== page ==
How to “Read in Context” for the GRE

Words are elusive, chimerical creatures. They shift connotations depending on the situation, rearing their heads in surprising contexts. A dictionary, or denotative definition, can become all but useless. So it’s no surprise that any attempts to cage the semantic beast in the static, one dimensionality of a flashcard will be doomed.

What does this all mean for the GRE? Well, there appears to be a trend towards Text Completions and Sentence Equivalence questions in which relatively common words are used in contexts you would not expect were you to read only the dictionary definition. Oftentimes words are employed figuratively, which can throw you when it comes time to picking an answer on a Text Completion.

The take-away is to avoid thinking the following: I am making a lot of progress on the GRE Verbal. I’ve studied 500 flashcards. Now I’m going to study another 1,000 flashcards. Then I will be ready for the test.

Improve your GRE score with Magoosh.

Yes, you will learn the inert, dictionary definitions of a 1,000+ words this way. But come test day, this manner of studying will fail your true potential.

In contrast, working through flashcards and exploring the many ways in which words function in context will help you test day. is a great resource. It exhibits sentences that are often as varied and complex as the words themselves. These example sentences aren’t drawn from random sites, but rather are taken only from respected resources: published works, eminent newspapers, and magazines.

In addition to Wordnik,  also features example sentences and examples from online sources that have recently used the word so that you can see it in context. Finally, major news sites such as can furnish further example sentences. Simply enter your word into the search field.

For instance, say I am learning the word stolid, which means unemotional, not reacting much. This definition doesn’t really help me understand how the word functions in context. Let’s see what my search coughed up (I looked back over the last 30 days):

  • The productions are ornately stolid: far more traditional visually than the Met’s current version of either opera. Early in the film the shimmering …
  • Mr. Jones and Ms. Streep keep the therapy scenes lively, despite Mr. Frankel’s stolid direction, as he cuts between Dr. Feld, murmuring
  • … as he hugs a bright young Toumanova, crowned not in her usual tiara but a rather stolid rubber bathing cap.

Just like that, the word stolid comes alive (somewhat ironically). By looking only at the definition, I imagined an old man drunkenly hunched over in the corner. So much for definitions! With these example sentences, I can see how stolid, embedded in the sophisticated prose of the GRE, might function in varying—and surprising—contexts.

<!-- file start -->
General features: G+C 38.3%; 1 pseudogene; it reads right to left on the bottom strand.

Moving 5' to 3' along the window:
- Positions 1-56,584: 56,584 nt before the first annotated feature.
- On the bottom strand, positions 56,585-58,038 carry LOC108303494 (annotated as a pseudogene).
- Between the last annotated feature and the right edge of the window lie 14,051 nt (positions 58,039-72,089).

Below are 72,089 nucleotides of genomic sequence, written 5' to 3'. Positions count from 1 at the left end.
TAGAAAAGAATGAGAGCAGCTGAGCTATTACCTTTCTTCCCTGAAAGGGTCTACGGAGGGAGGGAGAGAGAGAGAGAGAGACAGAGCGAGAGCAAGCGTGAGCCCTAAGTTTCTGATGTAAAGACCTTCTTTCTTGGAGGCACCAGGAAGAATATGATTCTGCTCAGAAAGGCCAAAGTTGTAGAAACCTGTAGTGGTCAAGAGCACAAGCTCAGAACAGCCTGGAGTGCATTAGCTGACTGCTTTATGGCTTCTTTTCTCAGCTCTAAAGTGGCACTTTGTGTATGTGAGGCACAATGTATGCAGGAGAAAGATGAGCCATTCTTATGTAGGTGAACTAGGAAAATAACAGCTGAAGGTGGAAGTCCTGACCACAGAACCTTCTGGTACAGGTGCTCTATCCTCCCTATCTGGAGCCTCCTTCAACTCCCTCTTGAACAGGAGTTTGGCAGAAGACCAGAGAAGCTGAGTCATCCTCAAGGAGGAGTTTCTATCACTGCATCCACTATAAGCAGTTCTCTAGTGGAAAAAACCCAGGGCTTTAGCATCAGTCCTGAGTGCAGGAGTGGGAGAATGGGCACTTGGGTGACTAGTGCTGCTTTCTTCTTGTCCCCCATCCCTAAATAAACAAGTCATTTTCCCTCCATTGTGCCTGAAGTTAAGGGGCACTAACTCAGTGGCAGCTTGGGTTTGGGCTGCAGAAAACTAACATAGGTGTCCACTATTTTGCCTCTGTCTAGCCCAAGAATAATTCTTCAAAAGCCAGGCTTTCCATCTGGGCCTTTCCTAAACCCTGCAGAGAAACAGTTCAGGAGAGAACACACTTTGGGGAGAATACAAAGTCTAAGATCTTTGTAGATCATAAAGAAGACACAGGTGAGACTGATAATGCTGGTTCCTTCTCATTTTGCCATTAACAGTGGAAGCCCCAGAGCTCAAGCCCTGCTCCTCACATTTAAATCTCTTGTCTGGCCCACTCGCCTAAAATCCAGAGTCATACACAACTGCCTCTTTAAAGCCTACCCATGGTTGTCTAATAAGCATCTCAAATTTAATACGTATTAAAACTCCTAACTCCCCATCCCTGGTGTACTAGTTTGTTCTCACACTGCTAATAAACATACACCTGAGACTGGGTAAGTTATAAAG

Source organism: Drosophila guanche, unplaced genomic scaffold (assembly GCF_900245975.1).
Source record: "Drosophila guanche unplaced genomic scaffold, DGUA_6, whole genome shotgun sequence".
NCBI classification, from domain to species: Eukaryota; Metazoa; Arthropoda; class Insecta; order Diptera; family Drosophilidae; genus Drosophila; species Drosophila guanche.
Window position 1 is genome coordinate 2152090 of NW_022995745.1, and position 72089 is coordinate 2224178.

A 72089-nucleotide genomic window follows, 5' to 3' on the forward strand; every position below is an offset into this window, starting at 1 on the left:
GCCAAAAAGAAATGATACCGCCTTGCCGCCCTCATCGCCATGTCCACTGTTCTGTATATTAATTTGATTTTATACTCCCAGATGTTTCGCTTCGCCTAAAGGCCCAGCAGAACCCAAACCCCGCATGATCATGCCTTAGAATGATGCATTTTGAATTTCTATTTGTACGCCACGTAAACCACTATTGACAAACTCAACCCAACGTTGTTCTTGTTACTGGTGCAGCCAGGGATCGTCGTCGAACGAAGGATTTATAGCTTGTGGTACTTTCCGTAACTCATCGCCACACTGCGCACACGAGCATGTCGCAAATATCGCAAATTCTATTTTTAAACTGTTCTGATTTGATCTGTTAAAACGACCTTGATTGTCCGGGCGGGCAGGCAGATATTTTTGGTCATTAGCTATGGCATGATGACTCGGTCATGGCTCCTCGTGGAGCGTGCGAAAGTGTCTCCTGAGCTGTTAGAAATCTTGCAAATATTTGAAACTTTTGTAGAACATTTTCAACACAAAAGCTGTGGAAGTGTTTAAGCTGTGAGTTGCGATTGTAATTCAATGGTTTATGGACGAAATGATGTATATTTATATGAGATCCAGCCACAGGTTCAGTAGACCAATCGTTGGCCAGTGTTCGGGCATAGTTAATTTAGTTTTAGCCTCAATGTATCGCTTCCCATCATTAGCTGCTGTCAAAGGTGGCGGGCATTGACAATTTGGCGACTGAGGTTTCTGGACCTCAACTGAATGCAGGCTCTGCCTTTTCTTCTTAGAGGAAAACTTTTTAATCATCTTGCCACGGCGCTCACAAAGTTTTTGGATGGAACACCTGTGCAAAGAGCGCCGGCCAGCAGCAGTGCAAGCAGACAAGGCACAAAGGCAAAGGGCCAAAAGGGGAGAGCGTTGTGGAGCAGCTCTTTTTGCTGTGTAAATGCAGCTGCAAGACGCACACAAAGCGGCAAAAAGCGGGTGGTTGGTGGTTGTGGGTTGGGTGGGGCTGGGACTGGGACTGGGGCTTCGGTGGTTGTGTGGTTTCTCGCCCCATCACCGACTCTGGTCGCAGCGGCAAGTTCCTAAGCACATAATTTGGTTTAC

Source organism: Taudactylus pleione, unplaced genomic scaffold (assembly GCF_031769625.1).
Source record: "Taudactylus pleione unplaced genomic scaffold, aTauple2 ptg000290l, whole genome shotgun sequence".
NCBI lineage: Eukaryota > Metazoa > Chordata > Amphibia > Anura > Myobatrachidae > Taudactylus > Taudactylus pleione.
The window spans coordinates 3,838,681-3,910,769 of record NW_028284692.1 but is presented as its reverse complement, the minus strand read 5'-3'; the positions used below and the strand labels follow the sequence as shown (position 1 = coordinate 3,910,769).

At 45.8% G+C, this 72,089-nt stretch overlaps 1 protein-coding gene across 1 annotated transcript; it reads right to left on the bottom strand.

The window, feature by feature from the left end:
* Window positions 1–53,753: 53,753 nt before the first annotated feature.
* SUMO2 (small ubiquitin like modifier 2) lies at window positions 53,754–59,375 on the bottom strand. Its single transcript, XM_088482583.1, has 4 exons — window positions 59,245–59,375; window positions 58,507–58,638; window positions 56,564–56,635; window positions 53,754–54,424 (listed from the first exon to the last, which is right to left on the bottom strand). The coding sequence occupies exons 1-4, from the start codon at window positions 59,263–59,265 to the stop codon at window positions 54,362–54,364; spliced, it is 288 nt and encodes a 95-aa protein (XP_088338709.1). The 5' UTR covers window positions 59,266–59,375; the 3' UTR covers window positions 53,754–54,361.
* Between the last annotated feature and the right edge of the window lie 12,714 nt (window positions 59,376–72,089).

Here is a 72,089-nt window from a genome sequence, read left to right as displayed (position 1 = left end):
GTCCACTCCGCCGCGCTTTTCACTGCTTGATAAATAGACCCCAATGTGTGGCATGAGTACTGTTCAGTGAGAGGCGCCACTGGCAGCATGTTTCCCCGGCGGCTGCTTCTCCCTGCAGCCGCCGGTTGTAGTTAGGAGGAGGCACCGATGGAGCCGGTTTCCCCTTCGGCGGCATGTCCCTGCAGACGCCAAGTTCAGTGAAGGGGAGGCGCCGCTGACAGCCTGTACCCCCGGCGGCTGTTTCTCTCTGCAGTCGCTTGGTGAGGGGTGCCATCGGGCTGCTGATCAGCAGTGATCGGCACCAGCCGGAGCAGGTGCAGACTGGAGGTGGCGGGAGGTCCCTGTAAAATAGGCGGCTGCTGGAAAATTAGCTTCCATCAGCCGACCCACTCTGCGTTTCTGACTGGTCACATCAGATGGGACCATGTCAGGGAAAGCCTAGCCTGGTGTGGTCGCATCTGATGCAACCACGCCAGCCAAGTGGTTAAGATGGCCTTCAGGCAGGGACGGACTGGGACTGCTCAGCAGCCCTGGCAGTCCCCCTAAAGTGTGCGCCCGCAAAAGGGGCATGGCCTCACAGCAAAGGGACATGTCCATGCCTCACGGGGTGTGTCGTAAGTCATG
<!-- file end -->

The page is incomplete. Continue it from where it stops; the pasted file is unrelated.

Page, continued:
Now, instead of imagining a person passed out, I think of the pacing of a book I recently (tried to) read. I realize that even inanimate objects, such as a bathing cap, can be described as stolid. Instead of dealing with an inert word, I have a wealth of associations and contexts pertaining to stolid.

Such a multifaceted presentation of the word allows me to spot the word in context; I will also be more likely to remember the meaning of the word than if I were to see only a static definition on a flashcard that looks no different from the other thousand flashcards in my deck.

So do your burn your flashcards, or block the site? Not at all. Use flashcards to help you re-conjure the associations of a word, associations you have created by looking at rich, multilayered sentences.


P.S. Ready to improve your GRE score? Get started today.

Most Popular Resources

36 Responses to How to “Read in Context” for the GRE

  1. Tuhin August 30, 2016 at 11:41 am #

    How will help ?as i am trying to learn definitions from it? or i should go for other source like

    • Magoosh Test Prep Expert
      Magoosh Test Prep Expert August 31, 2016 at 9:05 am #

      Hi Tuhin, and are great because they provide context for a word. They give you the definitions of a word, but they also provide several example sentences so that you can see the word in context. We have found these two websites to be the best vocabulary-learning aides because of the examples that they use 🙂

  2. Devin July 30, 2016 at 3:00 pm #


    I will be taking the GRE in exactly two months. I have one entire month free to study, while the other month I have a full 18 credits course load to take. I was wondering what will help me best win the verbal. Reading magazines and articles that have high level vocabulary words along side memorizing vocab and the different meanings, or just using a GRE prep book?


  3. Rahul July 23, 2016 at 1:56 am #

    Hii chris basically i am new in this section and verbal is my weaker part ,and wana grab the min 305 score so to get better universities ,having 3 months and what plan i should work on to improve my verbal vocab and what you recommend me to improve my skills

    • Magoosh Test Prep Expert